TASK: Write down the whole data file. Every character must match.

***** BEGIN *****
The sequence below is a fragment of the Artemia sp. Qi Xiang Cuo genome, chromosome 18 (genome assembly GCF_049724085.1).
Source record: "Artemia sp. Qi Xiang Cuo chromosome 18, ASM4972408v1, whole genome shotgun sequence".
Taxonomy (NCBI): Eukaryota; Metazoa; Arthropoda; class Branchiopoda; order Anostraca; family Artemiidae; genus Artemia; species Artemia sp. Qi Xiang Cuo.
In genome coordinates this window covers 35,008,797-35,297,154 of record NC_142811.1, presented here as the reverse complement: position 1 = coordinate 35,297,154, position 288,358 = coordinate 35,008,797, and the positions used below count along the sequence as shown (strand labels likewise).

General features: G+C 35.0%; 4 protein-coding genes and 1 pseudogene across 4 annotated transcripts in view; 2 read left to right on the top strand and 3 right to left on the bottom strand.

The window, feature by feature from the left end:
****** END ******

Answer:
The sequence below is a fragment of the Artemia sp. Qi Xiang Cuo genome, chromosome 18 (genome assembly GCF_049724085.1).
Source record: "Artemia sp. Qi Xiang Cuo chromosome 18, ASM4972408v1, whole genome shotgun sequence".
Taxonomy (NCBI): Eukaryota; Metazoa; Arthropoda; class Branchiopoda; order Anostraca; family Artemiidae; genus Artemia; species Artemia sp. Qi Xiang Cuo.
In genome coordinates this window covers 35,008,797-35,297,154 of record NC_142811.1, presented here as the reverse complement: position 1 = coordinate 35,297,154, position 288,358 = coordinate 35,008,797, and the positions used below count along the sequence as shown (strand labels likewise).

General features: G+C 35.0%; 4 protein-coding genes and 1 pseudogene across 4 annotated transcripts in view; 2 read left to right on the top strand and 3 right to left on the bottom strand.

The window, feature by feature from the left end: